Category Archives: camp
Ghost Rider: Spirit of Vengeance ~ I’m in the minority. I’m one of the few people on Earth, other than Nicholas Cage, who liked the first Ghost Rider movie. There are folks who hate Cage, folks who disliked the mixing and matching of different Riders in it, and the campiness of it. I thought it worked. There was an earnestness that I liked, and honestly I’m not that well versed in GR continuity to argue those points. But I liked it.
When I heard Cage was making another one, I was pleased and couldn’t wait to see it. I mean, really, how bad could it be? Now months later I finally get to see it on DVD. Wow. I was wrong.
There are moments of animation throughout that have promise, but they are only moments and soon replaced by the plodding terrible acting of Cage and the rest of the cast. He can be good, but here he’s just phoning it in, long distance from a bad cell. Wow. Even terrific actors like Idris Elba and okay actors like Christopher Lambert are pulled down into this vortex of stink.
Even the special effect of a skull on fire is done badly here. Visually at least, this should have been as stunning as the first. The script is by David S. Goyer, so this is another craptacular for him to notch on his belt. When he’s good, he’s good, but when Goyer is bad… man oh man, is he bad. Avoid this flick.
The Initiation of Sarah ~ The original came at the tail end of the great ABC telemovies of the 1970s. In it, Kay Lenz, who I always mixed up with Susan Dey, plays the Carrie part in this Carrie rip-off. Morgan Fairchild is chief tormentor and Shelley Winters the witchy housemother mentor. There were a few of these Carrie wannabes in the 1970s, The Spell with Susan Meyers from “James at 15” was another, that aped the mousy scapegoat girl, who also happens to have telekinetic powers, flipping out in her tormentors. Sarah took place at a college sorority as opposed to high school.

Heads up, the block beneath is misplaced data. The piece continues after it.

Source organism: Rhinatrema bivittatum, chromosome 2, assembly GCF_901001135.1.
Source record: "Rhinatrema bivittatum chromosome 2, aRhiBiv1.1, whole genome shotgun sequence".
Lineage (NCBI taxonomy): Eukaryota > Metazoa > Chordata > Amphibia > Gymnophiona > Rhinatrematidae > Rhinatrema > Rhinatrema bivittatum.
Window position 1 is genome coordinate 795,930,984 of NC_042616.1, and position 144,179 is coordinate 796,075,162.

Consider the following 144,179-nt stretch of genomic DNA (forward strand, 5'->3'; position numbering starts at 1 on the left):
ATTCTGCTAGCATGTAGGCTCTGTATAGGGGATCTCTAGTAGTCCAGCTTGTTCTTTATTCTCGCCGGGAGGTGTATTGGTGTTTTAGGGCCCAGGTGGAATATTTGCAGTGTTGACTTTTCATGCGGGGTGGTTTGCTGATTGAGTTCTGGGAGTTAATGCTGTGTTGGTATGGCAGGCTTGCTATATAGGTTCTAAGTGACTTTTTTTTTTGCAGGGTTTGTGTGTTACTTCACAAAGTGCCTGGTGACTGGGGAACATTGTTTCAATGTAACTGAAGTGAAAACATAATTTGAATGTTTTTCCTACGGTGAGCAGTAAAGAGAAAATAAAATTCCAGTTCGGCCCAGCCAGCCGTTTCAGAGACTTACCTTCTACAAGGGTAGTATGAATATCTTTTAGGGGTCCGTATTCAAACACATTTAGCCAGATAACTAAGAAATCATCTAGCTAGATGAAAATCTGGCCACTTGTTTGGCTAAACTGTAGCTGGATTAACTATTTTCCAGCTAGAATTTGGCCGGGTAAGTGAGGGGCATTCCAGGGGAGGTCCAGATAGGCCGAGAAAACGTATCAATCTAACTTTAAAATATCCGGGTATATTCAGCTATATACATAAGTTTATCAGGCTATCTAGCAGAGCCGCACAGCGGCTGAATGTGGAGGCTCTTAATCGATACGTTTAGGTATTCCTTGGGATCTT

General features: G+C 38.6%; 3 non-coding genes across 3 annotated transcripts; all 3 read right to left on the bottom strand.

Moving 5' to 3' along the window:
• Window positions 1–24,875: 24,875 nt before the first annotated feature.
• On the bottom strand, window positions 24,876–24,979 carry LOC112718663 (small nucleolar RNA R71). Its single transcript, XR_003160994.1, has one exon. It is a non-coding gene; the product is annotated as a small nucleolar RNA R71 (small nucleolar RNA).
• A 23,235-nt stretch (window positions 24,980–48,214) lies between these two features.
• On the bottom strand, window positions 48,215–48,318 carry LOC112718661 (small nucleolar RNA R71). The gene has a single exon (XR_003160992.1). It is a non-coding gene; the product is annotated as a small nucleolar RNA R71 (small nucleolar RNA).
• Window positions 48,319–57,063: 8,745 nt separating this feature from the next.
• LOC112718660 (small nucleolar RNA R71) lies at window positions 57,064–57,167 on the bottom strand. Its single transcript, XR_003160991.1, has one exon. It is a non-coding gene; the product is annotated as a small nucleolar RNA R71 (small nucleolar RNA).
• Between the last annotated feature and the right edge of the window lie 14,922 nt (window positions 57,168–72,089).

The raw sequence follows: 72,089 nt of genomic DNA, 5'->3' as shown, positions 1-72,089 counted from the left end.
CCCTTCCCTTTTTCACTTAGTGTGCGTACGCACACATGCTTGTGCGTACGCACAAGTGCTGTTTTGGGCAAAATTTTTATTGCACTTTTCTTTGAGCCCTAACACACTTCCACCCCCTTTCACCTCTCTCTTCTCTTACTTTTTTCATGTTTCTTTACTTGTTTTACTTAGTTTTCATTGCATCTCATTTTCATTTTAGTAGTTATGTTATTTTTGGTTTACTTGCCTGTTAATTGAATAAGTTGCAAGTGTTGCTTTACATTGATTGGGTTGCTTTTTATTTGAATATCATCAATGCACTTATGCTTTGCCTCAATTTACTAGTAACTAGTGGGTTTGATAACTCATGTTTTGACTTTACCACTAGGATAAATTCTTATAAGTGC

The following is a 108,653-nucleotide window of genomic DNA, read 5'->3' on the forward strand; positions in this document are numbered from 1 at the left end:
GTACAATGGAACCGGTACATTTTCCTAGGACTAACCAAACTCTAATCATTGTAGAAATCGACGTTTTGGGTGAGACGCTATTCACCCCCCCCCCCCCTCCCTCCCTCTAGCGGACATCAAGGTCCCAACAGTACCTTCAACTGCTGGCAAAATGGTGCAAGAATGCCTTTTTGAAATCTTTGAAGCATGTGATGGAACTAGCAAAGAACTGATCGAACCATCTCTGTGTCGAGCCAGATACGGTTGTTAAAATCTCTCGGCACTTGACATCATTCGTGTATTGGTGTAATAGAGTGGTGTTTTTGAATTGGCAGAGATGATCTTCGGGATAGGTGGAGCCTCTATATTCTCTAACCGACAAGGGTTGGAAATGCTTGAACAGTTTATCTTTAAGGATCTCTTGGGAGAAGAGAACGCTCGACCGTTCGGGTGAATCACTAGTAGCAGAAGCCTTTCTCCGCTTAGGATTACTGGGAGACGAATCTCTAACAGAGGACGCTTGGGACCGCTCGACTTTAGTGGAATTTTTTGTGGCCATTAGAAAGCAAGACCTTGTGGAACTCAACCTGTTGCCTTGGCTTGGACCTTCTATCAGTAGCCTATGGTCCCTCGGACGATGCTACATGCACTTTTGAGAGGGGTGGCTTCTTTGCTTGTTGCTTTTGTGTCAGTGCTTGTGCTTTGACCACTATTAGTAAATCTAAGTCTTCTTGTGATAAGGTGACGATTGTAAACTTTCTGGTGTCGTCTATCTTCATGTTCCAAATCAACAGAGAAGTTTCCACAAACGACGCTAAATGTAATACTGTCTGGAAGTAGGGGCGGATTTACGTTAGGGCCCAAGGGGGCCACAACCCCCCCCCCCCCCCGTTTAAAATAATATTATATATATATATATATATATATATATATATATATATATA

The 2006 version is a re-imagining of the 1978 movie of the week done for, believe it or not, the ABC Family Channel. Well, at least they’re keeping it in the ‘family.’ Yeah, I know, sorry. Here, Morgan Fairchild returns as the snooty mom of two girls about to enter college, and join her old exclusive sorority. Lindsay, played by a post-“Firefly” Summer Glau and mousey cutter Sarah played by Mika Boorem of Blue Crush, are, as one would expect, polar opposites.
It is essentially the same story, with a decidedly non-fun Jennifer Tilly in the Shelley Winters role, but it has become unnecessarily complicated, almost as if someone was watching nothing but “Buffy” and old soap operas for a couple weeks straight. The warring sororities are the guardians of good and evil, people pretend to be other people to sleep with them, and it gets worse from there.
I wanted to like this one, I really did. It could have been the good old campy fun the original was but just took itself too seriously, and too much ABC Family as well, adding a crapload of teenage melodrama to the mix. Avoid and look for the original.
What Ever Happened to Baby Jane? ~ This 1962 campy horror classic from director Robert Aldrich is immortal in the annals of Hollywood. It’s been quoted, parodied (my fave a bit for the MTV Video Awards with Madonna and Courtney Love), remade (one with the Redgrave sisters in 1991, best avoided), shown in revival houses for decades, re-enacted on stage, and is the only pairing of two of the greatest and most infamous Oscar-winning actresses of all time. This film is legend.
Rumors of a Joan Crawford/Bette Davis feud had been fueled for decades by publicists and tabloid journalists so this feature with both of them, in antagonistic roles made for lots of press, even with both actresses in the twilight of their careers. Both had been making B-grade horror flicks of a fashion so a teaming in this manner seemed right. And additionally, both women had a reputation for sometimes taking roles over the top, so a story in which over the top was the rule was indeed perfect.
In the film, alcoholic former child actress Jane Hudson takes care of her paraplegic celebrated actress sister Blanche Hudson. Jane does so because she believes she’s the one who crippled her sister in a long ago accident that ended both their careers. Now years later with the advent of television, Blanche’s movies are getting a bit of a revival, causing jealousy and insanity in Jane. The fun and campy horror only begins there.
Despite the over the top acting of both ladies, it is Bette that rises to the top as the superior actress. While Joan just does a parody of her best melodramatic roles, Bette rocks the screen with what could be camp, but more often than not shows as true performance as a woman snapping from a psychotic break.